One can begin to imagine that causality sometimes moves through an intricate, sometimes surprising path.

This diagram has the benefit of clarifying connections people are discussing.  Composing a diagram as a group exercise can be very beneficial – everyone’s thinking sharpens.

Sustainability e-Journal at Ohio State University . . . thanks!

The Stock and Flow Diagram (left, created by) shows the varied connections both within each system and between the two major systems. What’s truly valuable here is that this diagram is quantifiable and testable.  Each of these STOCKS has impacts throughout the lake biophysical system (Lake Erie) and the social systems dependent on that lake.  Imagine a sudden change in any one of these stocks and how that change might redound through the whole combined system.

Learning the tools of systems thinking provides students and teachers more leverage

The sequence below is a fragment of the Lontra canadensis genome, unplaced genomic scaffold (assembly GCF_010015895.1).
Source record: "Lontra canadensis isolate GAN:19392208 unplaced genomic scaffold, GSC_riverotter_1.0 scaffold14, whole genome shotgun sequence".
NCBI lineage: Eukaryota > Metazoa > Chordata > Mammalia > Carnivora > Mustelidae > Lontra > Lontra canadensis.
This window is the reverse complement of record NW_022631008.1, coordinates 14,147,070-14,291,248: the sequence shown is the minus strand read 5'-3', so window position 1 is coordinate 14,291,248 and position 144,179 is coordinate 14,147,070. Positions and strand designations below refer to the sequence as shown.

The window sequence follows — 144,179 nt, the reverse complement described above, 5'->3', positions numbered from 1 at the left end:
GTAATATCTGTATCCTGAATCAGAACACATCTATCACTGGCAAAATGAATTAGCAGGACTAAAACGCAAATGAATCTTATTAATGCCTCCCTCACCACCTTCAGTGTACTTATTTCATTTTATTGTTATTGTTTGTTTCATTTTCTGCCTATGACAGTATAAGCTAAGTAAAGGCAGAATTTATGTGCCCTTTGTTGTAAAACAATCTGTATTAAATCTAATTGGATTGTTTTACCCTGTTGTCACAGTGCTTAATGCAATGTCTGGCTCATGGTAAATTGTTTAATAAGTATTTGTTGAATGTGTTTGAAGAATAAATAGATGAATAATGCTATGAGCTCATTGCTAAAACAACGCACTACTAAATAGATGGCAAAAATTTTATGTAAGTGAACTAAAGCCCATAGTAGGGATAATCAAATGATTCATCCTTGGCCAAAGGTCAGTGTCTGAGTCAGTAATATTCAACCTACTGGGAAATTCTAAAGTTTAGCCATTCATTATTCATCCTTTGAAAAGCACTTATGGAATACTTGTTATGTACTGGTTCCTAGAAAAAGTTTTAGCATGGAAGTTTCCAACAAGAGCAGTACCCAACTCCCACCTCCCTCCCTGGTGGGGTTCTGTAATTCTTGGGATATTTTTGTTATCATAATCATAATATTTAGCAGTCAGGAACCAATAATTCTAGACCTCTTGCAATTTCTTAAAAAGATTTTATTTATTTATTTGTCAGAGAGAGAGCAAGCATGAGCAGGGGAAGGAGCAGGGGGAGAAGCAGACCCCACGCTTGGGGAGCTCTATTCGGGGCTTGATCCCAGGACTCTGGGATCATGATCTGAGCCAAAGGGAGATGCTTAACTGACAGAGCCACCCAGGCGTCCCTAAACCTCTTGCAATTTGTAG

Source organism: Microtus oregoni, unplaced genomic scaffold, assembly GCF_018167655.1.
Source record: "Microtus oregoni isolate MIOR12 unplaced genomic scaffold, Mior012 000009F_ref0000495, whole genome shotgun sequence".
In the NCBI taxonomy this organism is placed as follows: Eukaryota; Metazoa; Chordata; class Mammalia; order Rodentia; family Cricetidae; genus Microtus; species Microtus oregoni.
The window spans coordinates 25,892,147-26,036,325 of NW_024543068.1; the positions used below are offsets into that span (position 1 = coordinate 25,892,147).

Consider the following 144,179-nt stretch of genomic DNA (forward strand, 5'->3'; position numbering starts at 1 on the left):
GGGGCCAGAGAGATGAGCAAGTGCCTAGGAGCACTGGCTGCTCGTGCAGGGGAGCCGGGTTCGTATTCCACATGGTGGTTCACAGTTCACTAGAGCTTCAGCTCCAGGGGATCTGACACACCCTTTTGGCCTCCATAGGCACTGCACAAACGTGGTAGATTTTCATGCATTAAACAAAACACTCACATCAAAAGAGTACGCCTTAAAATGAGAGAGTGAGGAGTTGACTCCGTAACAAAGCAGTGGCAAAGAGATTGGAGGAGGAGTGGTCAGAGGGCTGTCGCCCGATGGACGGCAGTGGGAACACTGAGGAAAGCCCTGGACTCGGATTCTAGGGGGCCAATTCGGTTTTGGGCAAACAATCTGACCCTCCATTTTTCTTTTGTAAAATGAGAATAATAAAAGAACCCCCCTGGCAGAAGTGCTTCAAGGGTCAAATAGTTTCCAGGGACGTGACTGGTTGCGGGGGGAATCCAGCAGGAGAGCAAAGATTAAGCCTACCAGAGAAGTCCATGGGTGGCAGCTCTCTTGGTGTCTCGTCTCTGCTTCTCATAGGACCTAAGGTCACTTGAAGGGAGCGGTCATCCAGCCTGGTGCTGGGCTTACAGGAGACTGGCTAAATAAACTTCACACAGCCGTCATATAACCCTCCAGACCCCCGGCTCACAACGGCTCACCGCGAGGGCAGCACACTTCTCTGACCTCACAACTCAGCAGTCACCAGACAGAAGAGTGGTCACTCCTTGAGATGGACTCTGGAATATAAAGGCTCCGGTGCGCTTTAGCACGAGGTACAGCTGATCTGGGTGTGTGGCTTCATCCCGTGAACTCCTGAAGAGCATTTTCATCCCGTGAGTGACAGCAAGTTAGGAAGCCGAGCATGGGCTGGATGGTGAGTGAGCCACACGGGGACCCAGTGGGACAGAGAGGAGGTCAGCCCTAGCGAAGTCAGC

In systems parlance, leverage is everything.  Knowing where the places of leverage are in a system gives leaders and societies power.  In this lake/city system, there are multiple leverage points . . . and one can push those levers in selfish, money-grubbing but unsustainable ways, in well-meaning, but wrong-headed ways, and, well, the list goes on.

It is a brave and difficult thing to keep the levers adjusted so that the whole system thrives . . . sometimes, parts of a system have to bend for the health of the whole system.  Still, there will be surprises!

Systems Thinking and System Dynamics possess the very thinking and conceptual tools required for a more pervasive and interdisciplinary approach to Sustainability education, from middle school social studies to senior high chemistry and ecology.  For all those headed to Camp Snowball in Tucson (July 21-25) where systems thinking and sustainability meet, you enter into new learning at a moment when the world so needs it.

Get your thinking caps on!